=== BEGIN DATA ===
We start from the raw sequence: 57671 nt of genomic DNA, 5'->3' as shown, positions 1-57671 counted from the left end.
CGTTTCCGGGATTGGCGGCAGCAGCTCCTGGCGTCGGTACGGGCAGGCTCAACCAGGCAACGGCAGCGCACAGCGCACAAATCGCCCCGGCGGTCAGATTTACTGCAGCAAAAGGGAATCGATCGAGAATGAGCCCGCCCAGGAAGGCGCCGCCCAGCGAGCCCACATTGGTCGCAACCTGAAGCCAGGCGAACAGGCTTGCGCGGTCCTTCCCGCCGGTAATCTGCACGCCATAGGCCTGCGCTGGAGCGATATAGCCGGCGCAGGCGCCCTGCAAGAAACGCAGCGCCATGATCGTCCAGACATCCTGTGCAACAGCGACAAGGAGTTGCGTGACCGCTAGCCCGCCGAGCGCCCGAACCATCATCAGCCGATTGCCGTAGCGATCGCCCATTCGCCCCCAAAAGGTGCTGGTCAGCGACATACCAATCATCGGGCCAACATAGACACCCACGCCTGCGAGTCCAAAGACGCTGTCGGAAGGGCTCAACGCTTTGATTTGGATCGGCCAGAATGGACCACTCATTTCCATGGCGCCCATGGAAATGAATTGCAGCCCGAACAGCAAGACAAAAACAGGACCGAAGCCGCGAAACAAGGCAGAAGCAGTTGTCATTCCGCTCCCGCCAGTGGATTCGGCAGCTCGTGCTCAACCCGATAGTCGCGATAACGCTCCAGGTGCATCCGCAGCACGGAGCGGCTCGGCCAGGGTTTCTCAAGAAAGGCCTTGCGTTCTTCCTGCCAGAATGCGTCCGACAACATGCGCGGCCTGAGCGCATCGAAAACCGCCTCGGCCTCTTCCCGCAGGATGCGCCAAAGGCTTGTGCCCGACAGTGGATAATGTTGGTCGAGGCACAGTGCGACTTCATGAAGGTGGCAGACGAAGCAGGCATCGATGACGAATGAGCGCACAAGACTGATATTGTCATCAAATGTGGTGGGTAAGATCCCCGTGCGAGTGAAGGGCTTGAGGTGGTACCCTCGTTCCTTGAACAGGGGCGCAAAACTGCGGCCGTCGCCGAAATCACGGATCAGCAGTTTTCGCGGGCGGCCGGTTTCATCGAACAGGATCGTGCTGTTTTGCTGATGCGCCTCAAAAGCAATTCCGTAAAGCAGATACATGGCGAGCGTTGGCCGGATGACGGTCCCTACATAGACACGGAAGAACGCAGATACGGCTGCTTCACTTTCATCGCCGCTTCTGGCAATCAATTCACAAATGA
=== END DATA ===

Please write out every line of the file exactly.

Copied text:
We start from the raw sequence: 57671 nt of genomic DNA, 5'->3' as shown, positions 1-57671 counted from the left end.
CGTTTCCGGGATTGGCGGCAGCAGCTCCTGGCGTCGGTACGGGCAGGCTCAACCAGGCAACGGCAGCGCACAGCGCACAAATCGCCCCGGCGGTCAGATTTACTGCAGCAAAAGGGAATCGATCGAGAATGAGCCCGCCCAGGAAGGCGCCGCCCAGCGAGCCCACATTGGTCGCAACCTGAAGCCAGGCGAACAGGCTTGCGCGGTCCTTCCCGCCGGTAATCTGCACGCCATAGGCCTGCGCTGGAGCGATATAGCCGGCGCAGGCGCCCTGCAAGAAACGCAGCGCCATGATCGTCCAGACATCCTGTGCAACAGCGACAAGGAGTTGCGTGACCGCTAGCCCGCCGAGCGCCCGAACCATCATCAGCCGATTGCCGTAGCGATCGCCCATTCGCCCCCAAAAGGTGCTGGTCAGCGACATACCAATCATCGGGCCAACATAGACACCCACGCCTGCGAGTCCAAAGACGCTGTCGGAAGGGCTCAACGCTTTGATTTGGATCGGCCAGAATGGACCACTCATTTCCATGGCGCCCATGGAAATGAATTGCAGCCCGAACAGCAAGACAAAAACAGGACCGAAGCCGCGAAACAAGGCAGAAGCAGTTGTCATTCCGCTCCCGCCAGTGGATTCGGCAGCTCGTGCTCAACCCGATAGTCGCGATAACGCTCCAGGTGCATCCGCAGCACGGAGCGGCTCGGCCAGGGTTTCTCAAGAAAGGCCTTGCGTTCTTCCTGCCAGAATGCGTCCGACAACATGCGCGGCCTGAGCGCATCGAAAACCGCCTCGGCCTCTTCCCGCAGGATGCGCCAAAGGCTTGTGCCCGACAGTGGATAATGTTGGTCGAGGCACAGTGCGACTTCATGAAGGTGGCAGACGAAGCAGGCATCGATGACGAATGAGCGCACAAGACTGATATTGTCATCAAATGTGGTGGGTAAGATCCCCGTGCGAGTGAAGGGCTTGAGGTGGTACCCTCGTTCCTTGAACAGGGGCGCAAAACTGCGGCCGTCGCCGAAATCACGGATCAGCAGTTTTCGCGGGCGGCCGGTTTCATCGAACAGGATCGTGCTGTTTTGCTGATGCGCCTCAAAAGCAATTCCGTAAAGCAGATACATGGCGAGCGTTGGCCGGATGACGGTCCCTACATAGACACGGAAGAACGCAGATACGGCTGCTTCACTTTCATCGCCGCTTCTGGCAATCAATTCACAAATGA